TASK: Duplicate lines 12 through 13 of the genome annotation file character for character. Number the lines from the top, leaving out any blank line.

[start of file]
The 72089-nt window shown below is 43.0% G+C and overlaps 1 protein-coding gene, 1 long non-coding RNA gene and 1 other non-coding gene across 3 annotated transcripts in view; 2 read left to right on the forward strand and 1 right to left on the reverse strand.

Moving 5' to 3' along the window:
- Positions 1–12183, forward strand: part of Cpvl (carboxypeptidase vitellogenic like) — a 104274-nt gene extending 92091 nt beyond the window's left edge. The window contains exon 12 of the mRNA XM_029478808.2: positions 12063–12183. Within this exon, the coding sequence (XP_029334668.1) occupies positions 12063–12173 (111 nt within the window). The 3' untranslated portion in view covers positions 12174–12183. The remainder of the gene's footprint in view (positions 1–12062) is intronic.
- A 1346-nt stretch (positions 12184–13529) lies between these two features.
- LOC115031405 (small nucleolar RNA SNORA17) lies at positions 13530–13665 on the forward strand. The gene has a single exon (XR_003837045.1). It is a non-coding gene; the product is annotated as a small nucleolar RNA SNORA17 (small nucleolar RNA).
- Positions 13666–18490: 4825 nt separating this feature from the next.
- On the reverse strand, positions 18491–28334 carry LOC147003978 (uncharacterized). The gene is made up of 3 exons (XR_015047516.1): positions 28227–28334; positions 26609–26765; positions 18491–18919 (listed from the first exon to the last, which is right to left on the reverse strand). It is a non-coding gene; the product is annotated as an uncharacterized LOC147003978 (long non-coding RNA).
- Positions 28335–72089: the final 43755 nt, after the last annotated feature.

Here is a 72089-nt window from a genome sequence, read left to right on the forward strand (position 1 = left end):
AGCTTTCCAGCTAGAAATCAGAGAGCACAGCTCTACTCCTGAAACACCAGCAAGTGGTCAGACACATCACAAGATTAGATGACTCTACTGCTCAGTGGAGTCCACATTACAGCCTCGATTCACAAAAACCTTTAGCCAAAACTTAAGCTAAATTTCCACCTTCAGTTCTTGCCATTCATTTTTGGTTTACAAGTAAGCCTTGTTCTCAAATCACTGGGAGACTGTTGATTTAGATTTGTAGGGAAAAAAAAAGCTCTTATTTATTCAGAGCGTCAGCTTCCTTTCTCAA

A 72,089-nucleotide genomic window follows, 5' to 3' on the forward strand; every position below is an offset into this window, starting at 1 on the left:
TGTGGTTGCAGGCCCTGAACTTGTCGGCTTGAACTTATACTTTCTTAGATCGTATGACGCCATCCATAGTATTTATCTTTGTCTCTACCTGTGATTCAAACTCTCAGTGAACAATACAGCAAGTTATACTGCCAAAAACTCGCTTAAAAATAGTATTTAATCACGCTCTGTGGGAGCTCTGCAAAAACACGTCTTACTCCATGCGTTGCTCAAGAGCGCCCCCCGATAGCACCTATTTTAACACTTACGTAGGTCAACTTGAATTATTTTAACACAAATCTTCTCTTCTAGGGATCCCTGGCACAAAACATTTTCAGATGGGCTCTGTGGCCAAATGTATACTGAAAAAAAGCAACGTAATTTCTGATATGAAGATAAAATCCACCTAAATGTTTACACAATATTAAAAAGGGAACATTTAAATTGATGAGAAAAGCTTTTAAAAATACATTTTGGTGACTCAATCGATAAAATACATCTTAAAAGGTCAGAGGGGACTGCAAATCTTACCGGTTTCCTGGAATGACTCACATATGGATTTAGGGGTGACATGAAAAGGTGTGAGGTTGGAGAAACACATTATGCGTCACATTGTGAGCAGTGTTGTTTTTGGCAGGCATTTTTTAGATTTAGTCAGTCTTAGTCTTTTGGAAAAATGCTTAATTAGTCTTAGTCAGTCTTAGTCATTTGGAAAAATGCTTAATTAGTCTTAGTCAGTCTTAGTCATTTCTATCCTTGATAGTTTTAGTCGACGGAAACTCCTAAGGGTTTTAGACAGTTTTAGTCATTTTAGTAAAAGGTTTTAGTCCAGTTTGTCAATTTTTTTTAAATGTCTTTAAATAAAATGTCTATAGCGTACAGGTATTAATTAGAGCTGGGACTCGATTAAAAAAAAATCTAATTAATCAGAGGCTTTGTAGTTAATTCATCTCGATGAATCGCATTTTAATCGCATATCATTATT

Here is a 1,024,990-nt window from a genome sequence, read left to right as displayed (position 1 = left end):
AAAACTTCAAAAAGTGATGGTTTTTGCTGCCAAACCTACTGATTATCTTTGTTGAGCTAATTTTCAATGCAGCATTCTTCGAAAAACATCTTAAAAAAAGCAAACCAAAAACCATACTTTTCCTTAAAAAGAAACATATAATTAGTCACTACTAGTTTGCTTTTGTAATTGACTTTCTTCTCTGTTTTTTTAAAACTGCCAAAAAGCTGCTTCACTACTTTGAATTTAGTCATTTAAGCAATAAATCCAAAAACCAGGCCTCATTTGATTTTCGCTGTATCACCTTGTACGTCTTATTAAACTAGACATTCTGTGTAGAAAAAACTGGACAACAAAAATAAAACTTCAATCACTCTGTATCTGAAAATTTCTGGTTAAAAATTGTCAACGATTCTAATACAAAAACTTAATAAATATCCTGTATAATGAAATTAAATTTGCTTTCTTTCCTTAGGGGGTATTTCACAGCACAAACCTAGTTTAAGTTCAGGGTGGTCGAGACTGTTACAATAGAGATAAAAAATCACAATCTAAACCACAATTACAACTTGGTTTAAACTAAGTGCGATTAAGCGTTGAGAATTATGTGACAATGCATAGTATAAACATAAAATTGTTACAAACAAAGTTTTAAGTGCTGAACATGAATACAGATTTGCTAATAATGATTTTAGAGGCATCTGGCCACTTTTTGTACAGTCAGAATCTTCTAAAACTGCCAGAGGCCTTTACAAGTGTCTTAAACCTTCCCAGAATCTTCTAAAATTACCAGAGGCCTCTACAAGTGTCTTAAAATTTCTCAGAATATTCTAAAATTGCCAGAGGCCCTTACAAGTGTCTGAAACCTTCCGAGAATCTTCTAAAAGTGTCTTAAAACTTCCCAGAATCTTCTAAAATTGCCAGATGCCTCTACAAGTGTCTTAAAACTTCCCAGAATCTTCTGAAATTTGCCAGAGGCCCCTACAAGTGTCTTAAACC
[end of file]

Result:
TGTGGTTGCAGGCCCTGAACTTGTCGGCTTGAACTTATACTTTCTTAGATCGTATGACGCCATCCATAGTATTTATCTTTGTCTCTACCTGTGATTCAAACTCTCAGTGAACAATACAGCAAGTTATACTGCCAAAAACTCGCTTAAAAATAGTATTTAATCACGCTCTGTGGGAGCTCTGCAAAAACACGTCTTACTCCATGCGTTGCTCAAGAGCGCCCCCCGATAGCACCTATTTTAACACTTACGTAGGTCAACTTGAATTATTTTAACACAAATCTTCTCTTCTAGGGATCCCTGGCACAAAACATTTTCAGATGGGCTCTGTGGCCAAATGTATACTGAAAAAAAGCAACGTAATTTCTGATATGAAGATAAAATCCACCTAAATGTTTACACAATATTAAAAAGGGAACATTTAAATTGATGAGAAAAGCTTTTAAAAATACATTTTGGTGACTCAATCGATAAAATACATCTTAAAAGGTCAGAGGGGACTGCAAATCTTACCGGTTTCCTGGAATGACTCACATATGGATTTAGGGGTGACATGAAAAGGTGTGAGGTTGGAGAAACACATTATGCGTCACATTGTGAGCAGTGTTGTTTTTGGCAGGCATTTTTTAGATTTAGTCAGTCTTAGTCTTTTGGAAAAATGCTTAATTAGTCTTAGTCAGTCTTAGTCATTTGGAAAAATGCTTAATTAGTCTTAGTCAGTCTTAGTCATTTCTATCCTTGATAGTTTTAGTCGACGGAAACTCCTAAGGGTTTTAGACAGTTTTAGTCATTTTAGTAAAAGGTTTTAGTCCAGTTTGTCAATTTTTTTTAAATGTCTTTAAATAAAATGTCTATAGCGTACAGGTATTAATTAGAGCTGGGACTCGATTAAAAAAAAATCTAATTAATCAGAGGCTTTGTAGTTAATTCATCTCGATGAATCGCATTTTAATCGCATATCATTATT

Here is a 1,024,990-nt window from a genome sequence, read left to right as displayed (position 1 = left end):